Memorial Day weekend I was invited to join a group of friends for the Indy 500. The seats were fantastic. I welcomed a social event after a year of covid caution.  Score for me, something I wanted to do!  It certainly wasn’t the first time or the last time for me to attend the race as an Indianapolis resident.  I knew what I was getting into.

In the week before the race three different people asked me about my plans for the weekend. To my surprise, they all felt compelled to share a negative opinion about the race – “Yucking my yum” [as the kids would say].

Were their opinions helpful? No.  Were they kind? No. Were they asked for?  No.  I was clearly excited about the event, what prompted them to share these negative, unsolicited, opinions?

Later that week, I was amused to observe my own impulse to share my unsolicited opinions with my daughter.  I notice that emotional investment makes it more challenging to withhold my opinions than when I am working objectively with clients.

So, what prompts us to offer these gratuitous opinions? I believe it is that we:

  • Want to ‘save’ the person from what we view as a bad choice and certain disaster  
  • Have lack of interest, skill, or knowledge to understand, celebrate, or empathize with others
  • Hear a problem expressed and assume that is a request for our opinion

When we offer our unsolicited opinion often what is heard is “you aren’t smart enough” or “you don’t know what you are doing” or “I have better experiences than you.”  Resistance builds.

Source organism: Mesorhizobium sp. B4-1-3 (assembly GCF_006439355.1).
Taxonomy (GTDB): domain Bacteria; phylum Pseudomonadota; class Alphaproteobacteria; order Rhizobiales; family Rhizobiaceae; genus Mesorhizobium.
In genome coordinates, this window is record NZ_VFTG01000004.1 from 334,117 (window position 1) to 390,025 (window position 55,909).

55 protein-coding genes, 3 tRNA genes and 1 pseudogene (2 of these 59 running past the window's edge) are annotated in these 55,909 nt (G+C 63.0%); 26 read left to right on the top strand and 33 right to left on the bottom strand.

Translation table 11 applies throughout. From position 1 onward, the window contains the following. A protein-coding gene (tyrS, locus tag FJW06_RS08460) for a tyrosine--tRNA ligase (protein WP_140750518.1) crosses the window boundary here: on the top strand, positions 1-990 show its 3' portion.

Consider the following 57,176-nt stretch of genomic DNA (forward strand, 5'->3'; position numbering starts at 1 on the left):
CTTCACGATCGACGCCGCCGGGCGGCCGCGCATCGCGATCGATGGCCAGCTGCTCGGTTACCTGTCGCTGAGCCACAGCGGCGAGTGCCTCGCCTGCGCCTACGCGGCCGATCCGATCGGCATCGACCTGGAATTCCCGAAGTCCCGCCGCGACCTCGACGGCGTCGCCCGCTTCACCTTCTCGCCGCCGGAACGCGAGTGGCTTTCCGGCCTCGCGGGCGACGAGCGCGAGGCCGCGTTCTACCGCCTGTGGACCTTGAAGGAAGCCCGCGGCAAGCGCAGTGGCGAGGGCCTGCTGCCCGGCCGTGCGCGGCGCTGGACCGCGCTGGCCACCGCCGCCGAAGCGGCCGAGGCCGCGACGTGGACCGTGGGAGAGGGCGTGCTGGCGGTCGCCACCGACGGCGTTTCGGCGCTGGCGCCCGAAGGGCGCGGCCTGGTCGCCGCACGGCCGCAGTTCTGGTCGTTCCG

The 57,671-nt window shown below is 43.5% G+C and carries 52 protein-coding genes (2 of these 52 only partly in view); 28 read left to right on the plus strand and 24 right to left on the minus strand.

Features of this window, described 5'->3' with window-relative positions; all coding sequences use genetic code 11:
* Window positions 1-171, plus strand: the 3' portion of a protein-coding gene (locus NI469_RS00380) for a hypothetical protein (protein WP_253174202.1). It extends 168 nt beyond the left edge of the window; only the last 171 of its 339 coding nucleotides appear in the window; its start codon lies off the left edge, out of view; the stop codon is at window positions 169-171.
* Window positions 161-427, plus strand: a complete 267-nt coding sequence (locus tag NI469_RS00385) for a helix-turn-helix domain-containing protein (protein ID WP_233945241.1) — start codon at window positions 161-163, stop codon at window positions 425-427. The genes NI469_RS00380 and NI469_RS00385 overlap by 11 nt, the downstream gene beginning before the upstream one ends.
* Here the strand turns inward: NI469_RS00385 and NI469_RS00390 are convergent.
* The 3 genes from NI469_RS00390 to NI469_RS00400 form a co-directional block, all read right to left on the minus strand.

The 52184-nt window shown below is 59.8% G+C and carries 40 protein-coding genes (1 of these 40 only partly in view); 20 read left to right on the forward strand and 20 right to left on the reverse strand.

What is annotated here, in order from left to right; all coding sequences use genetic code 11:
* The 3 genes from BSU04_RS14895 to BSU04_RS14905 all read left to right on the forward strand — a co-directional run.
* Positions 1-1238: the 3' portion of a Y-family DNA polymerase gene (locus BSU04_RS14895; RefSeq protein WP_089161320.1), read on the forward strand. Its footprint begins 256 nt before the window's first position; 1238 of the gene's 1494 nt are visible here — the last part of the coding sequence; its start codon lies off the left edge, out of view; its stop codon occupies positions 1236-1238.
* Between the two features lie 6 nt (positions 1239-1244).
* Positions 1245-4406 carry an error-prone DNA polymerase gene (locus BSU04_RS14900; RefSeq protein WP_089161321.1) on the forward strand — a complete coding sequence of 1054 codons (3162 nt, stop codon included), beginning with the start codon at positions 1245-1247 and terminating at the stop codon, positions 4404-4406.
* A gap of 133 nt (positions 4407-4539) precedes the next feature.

Most often unsolicited opinions create a wall
causing the other person to dig in more and/or withdraw from the relationship.

On the receiving end of opinions, consider,

  • You have agency in how you respond, you can be curious or offended
  • Assume positive intent, most of the time people just want to help or create connection
  • Is it possible the opinion has valuable information?
  • Have you expressed doubt or fear that is prompting an opinion? Be careful, find someone to be a sounding board you trust to help you process and whose opinion you want and value.

As a communication coach, I am very conscious of how even my uninvited opinion can backfire. So, how can you voice an opinion so it’s actually helpful and well received?

  • Contrary to what most people do, the best way to be heard and influence others is through asking open-ended questions.  Spiral Impact® teaches to change your statements into questions/acknowledgements, or both.  When a person comes to their own conclusions, they are more likely to follow through with appropriate action.  It’s much easier to change direction when it’s your idea, instead of being told you are wrong.
  • Give up the belief that what is right for you is right for others.  We are complicated human beings who can’t possibly know what is right for other people. It’s hard enough to know what’s right for ourselves!
  • Clarify your intent and ask permission.   This can be as simple as, “I’d like to support you with what I understand your goals or desires to be (state them).  I have some thoughts, opinions. Would you like to hear?”
  • Keep in mind, when you offer your opinion and someone actually relies on your advice, you then have some ownership in the outcome.  What if it backfires?  ,

All in all, next time you are tempted to voice your opinion ask yourself, is it:

Asked for?
Helpful?
Kind?
Part of your job?
Otherwise, maybe just keep it to yourself!

Practice your agency –
if you receive an unsolicited opinion, try taking a breath and just say ‘thank you’ or smile.

Let’s roll!!

Karen Valencic

Copyright 2021 

 

 

 

 

 

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